Title Format Sponsor
An Interactive Digital Reader and Grammar for Elementary Tamil
Web

Description

The current project comprises the first of four phases envisioned in creating a comprehensive and interactive digital reader and grammar for Tamil learning. The fist phase is an interactive reader and grammar for Elementary Tamil to be delivered in three media namely Web, CD ROM (with Windows software), and Printed Book. The second, third and fourth phase of this project will develop similar materials for intermediate, advanced and superior levels of Tamil. The CD ROM and Web formats will be enhanced with interactive multimedia components including audio, video, pictures and interactive exercises. Overall, a multimedia enhanced instructional material will be targeted to provide students an opportunity for "learning by doing" by implementing the feature of interactivity as much as possible. The web materials will be developed in such a way that an online interaction among the Tamil students from other institutions is carried out in a collaborative manner. The CD ROM medium will be sought for the use of audio and video materials more effectively than the web medium, which would require high bandwidth to deliver them.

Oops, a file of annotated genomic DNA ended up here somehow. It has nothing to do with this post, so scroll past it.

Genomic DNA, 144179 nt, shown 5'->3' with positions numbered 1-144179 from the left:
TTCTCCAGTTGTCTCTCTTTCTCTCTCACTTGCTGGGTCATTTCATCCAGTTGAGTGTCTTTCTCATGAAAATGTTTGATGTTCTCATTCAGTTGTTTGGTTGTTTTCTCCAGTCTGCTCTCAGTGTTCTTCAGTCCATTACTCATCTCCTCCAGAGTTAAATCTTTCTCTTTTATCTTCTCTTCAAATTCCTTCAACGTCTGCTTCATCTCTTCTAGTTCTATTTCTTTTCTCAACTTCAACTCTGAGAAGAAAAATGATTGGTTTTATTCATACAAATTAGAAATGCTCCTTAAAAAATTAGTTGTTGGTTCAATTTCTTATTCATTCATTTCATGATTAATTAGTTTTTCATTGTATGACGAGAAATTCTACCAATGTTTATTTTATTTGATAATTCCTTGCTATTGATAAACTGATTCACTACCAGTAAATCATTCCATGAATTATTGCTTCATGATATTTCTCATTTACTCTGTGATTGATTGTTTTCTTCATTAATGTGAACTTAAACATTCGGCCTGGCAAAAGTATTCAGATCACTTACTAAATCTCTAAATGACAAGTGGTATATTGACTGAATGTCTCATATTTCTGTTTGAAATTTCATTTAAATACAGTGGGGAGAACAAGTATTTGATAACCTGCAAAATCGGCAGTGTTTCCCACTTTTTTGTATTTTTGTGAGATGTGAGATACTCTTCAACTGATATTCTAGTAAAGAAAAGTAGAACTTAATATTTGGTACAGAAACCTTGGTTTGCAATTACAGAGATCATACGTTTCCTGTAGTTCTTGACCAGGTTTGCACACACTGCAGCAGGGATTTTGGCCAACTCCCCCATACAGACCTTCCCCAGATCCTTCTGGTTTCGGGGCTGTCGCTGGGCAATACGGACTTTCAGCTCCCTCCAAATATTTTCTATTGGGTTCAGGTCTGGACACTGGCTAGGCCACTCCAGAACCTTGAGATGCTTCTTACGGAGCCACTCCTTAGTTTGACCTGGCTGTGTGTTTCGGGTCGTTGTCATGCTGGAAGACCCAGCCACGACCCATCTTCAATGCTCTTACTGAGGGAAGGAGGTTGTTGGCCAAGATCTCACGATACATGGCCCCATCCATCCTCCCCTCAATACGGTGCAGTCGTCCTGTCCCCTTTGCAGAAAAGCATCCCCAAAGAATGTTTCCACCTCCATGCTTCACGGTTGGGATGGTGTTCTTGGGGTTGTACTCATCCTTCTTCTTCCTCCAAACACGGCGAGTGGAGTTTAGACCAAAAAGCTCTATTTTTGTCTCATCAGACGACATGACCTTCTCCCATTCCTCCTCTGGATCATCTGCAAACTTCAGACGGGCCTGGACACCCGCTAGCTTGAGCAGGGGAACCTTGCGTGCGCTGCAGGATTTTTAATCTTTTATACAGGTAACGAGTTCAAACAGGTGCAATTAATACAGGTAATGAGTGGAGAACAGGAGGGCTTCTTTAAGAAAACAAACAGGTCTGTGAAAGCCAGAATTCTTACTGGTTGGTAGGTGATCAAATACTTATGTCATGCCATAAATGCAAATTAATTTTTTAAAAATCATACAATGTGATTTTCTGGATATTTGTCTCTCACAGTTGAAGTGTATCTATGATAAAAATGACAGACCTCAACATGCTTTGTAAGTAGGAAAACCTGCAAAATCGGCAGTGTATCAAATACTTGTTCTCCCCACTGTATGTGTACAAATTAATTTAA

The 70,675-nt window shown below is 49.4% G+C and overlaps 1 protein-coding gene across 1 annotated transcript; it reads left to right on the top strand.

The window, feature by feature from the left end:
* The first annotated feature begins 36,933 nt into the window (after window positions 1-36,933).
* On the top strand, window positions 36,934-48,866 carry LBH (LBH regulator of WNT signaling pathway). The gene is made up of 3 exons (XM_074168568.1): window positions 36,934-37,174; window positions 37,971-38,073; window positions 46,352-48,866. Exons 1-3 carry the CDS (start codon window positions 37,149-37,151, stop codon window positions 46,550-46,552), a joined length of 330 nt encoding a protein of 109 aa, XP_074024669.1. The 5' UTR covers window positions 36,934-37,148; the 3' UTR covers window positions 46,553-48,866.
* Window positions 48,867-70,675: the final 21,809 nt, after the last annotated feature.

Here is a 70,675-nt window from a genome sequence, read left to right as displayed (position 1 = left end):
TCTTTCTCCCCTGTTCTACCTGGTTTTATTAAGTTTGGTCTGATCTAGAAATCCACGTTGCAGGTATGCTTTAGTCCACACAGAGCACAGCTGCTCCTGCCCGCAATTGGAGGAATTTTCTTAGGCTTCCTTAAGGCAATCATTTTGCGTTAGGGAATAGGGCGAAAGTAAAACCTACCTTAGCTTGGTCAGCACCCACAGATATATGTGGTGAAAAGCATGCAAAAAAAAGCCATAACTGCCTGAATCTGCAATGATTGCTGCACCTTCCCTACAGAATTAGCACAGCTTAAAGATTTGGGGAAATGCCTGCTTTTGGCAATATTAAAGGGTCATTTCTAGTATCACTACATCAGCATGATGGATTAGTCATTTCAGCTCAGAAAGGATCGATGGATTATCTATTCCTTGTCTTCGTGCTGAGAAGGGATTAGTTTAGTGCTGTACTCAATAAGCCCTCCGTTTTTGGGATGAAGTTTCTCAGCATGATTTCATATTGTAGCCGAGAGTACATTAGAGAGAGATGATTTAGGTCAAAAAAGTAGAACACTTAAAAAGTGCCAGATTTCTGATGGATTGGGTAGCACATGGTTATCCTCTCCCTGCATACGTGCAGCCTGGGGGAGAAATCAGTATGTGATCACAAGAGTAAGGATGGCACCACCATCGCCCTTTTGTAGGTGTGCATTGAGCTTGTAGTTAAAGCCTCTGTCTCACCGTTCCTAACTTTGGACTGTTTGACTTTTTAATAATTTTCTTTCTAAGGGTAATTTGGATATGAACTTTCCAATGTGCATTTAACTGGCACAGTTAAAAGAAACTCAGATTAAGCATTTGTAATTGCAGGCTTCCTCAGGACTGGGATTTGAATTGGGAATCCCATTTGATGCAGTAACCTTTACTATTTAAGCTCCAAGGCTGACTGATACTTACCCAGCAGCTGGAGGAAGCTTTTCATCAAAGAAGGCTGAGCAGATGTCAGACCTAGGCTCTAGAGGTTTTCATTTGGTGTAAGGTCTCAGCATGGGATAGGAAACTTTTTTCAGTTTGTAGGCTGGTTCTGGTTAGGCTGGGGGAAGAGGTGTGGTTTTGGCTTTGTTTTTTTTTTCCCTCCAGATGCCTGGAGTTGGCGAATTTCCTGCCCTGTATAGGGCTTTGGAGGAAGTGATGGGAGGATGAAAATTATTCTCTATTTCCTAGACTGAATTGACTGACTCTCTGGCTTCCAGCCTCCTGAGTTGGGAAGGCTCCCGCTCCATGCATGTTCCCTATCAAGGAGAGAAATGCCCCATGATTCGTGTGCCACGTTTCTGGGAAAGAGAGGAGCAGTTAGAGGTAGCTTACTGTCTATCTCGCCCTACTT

Resource Link
Rehabilitation of Hindi Video Materials, Volume 1
Web

Description

This project rehabilitated selected Hindi video materials listed on the priority list formulated by the teachers of Hindi at the Hindi & Urdu workshop organized by SALRC in January, 2003. We restored and enhanced the quality and pedagogic utility of the following widely used Hindi materials by converting them into digital format and adding new exercises (including pre and post activities) and multimedia learning tools. These preserved and enhanced the quality of fading video materials. Also, it enhanced their pedagogic value because students can now interact with the materials in a fashion suitable to their learning styles. Moreover, they will be able to move at their own pace and use them from any location. Although, the main objective of the selected materials is to develop speaking and listening skills, they will enhance reading and writing skills also. Students now have the opportunity to read the Hindi transcriptions and some of the tasks would require them to write in Hindi. For easy distribution, finished materials will be made available on CD-ROM (PC format) and Web formats.